2020/21 Undergraduate Module Catalogue
ARTF1003 Introduction to Cultural Analysis 1
20 creditsClass Size: 65
Module manager: Barbara Engh
Taught: Semester 1 (Sep to Jan) View Timetable
Year running 2020/21
This module is not approved as a discovery module
Module summaryThis module introduces ways of reading different aspects of culture. It should enable students to discuss the full range of cultural forms including film, television, popular literature and music as well as more canonical modes of culture such as opera, philosophy, art and architecture. The module will equip students with the skills to appreciate, criticise, and understand culture through a number of intellectual approaches. The module will cover questions of cultural studies, representation, authorship, meaning, close reading, ideology, race, sexual difference and psychoanalysis. It is intended as a companion module to ARTF1004, however, this connection is not essential for students taking them as discovery modules. Contact Dr Diane Morgan.
Objectives- On completion of this module students will have developed key skills in Cultural Analysis.
- They will have examined fundamental questions for Cultural analysis such as:
> What is culture?
> What is theory?
> What is cultural studies?
> What is reading?
- They will also be introduced to both postmodernism and post-structuralism as contemporary sites for cultural analysis.
- They will address these questions and explore these concepts through a mix of theoretical essays and cultural texts (such as film, television, popular literature and so on).
- The emphasis of the module will be on developing reading and analytical skills for the duration of the BA in Cultural Analysis. Accordingly, students will be enabled to develop their own critical practice with regards to Cultural Analysis.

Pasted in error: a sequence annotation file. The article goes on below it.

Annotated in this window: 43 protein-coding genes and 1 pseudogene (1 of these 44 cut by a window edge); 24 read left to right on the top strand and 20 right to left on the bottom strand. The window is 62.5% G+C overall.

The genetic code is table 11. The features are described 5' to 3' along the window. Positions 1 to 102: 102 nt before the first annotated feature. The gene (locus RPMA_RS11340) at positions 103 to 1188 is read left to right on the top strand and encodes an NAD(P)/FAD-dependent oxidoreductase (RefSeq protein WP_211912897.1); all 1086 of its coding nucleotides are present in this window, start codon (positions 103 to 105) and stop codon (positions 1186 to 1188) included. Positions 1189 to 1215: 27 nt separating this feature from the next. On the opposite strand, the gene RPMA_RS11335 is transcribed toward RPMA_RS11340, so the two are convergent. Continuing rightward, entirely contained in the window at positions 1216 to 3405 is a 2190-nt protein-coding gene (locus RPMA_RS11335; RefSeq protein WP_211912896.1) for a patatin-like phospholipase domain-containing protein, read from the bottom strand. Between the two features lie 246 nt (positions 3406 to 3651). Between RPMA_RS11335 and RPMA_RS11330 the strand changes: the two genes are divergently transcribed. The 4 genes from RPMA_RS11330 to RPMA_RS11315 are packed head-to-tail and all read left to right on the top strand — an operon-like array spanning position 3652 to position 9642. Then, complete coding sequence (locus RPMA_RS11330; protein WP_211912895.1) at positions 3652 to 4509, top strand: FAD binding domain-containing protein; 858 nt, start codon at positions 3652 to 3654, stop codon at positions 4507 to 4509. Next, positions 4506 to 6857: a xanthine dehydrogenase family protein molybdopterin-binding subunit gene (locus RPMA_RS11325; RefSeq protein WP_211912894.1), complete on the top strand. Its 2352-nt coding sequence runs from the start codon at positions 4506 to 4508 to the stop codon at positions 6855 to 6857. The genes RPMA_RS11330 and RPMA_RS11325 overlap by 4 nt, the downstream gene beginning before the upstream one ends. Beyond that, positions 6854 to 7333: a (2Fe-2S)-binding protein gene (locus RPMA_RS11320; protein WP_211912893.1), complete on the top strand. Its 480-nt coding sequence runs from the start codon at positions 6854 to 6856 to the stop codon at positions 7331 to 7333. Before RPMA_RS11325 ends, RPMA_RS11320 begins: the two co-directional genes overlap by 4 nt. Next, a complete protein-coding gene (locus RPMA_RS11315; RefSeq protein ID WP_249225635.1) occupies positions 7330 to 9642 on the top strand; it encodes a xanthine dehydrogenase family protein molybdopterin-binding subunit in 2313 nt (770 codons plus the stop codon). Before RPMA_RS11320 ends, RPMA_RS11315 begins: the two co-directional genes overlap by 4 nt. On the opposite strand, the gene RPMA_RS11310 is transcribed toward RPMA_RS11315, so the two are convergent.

- Students will be introduced to key strategies for critical thinking and oriented within the field of cultural production.
This module is intended as a complement to, but is independent of, the module 'Introduction to Cultural Analysis II'.
- Verbal and written fluency in constructing a logical and coherent argument;
- Use of audio visual aids;
- Participation in group discussions;
- Co-ordination and dissemination of a range of historical, contextual visual information;
- Using bibliographies and databases.
The module will be divided into two halves:
1) The first part of the module will introduce the student to the topic of Cultural Analysis through the discussion in lectures and seminars of a number of key questions such as:
What is culture?
What is theory?
What is cultural studies?
These questions will be addressed by reading important critical essays from the canon of cultural analysis, while examining the cultural experience and knowledge each student brings to the course.
The emphasis in this part of the module will be on orienting the student within the subject of Cultural Analysis and the field of culture, and on introducing the student to theoretical reading strategies.
For example, while addressing the question 'What is reading?' the module will explore Roland Barthes' essay 'The Death of the Author' as an exercise in reading skills. While addressing the question 'What is theory?' the module will explore student reaction to a film before and after an examination of Laura Mulvey's essay 'Narrative Cinema and Visual Pleasure'. In this way students will develop their own strategies for critical thinking.
2) The second part of the module will introduce postmodernism and post-structuralism as contemporary sites for Cultural Analysis. It will provide a historical and theoretical context for these concepts, explaining their relevance to the practice of Cultural Analysis. Issues of postmodernism and post-structuralism will be explored through an analysis of key critical essays and cultural artefacts.
The emphasis in this part of the module is on introducing students to contemporary reading and analytical practices in preparation for the work of the BA in Cultural analysis. It will also be of use to students wishing to develop critical skills for other degree programmes.
Due to COVID-19, teaching and assessment activities are being kept under review - see module enrolment pages for information
|Delivery type||Number||Length hours||Student hours|
|Private study hours||170.00|
|Total Contact hours||30.00|
|Total hours (100hr per 10 credits)||200.00|
Private study170 hours reading, class/essay preparation
Opportunities for Formative Feedback- Attendance at lectures/tutorials and screenings
- Record of attendance kept
- Participation in class discussions.
Methods of assessment
|Assessment type||Notes||% of formal assessment|
|Essay||1 x 2,000 word essay||75.00|
|Written Work||Short answers amounting to no more than 1,000 words||25.00|
|Total percentage (Assessment Coursework)||100.00|
Normally resits will be assessed by the same methodology as the first attempt, unless otherwise stated
Reading listThe reading list is available from the Library website
Last updated: 10/08/2020 08:33:44
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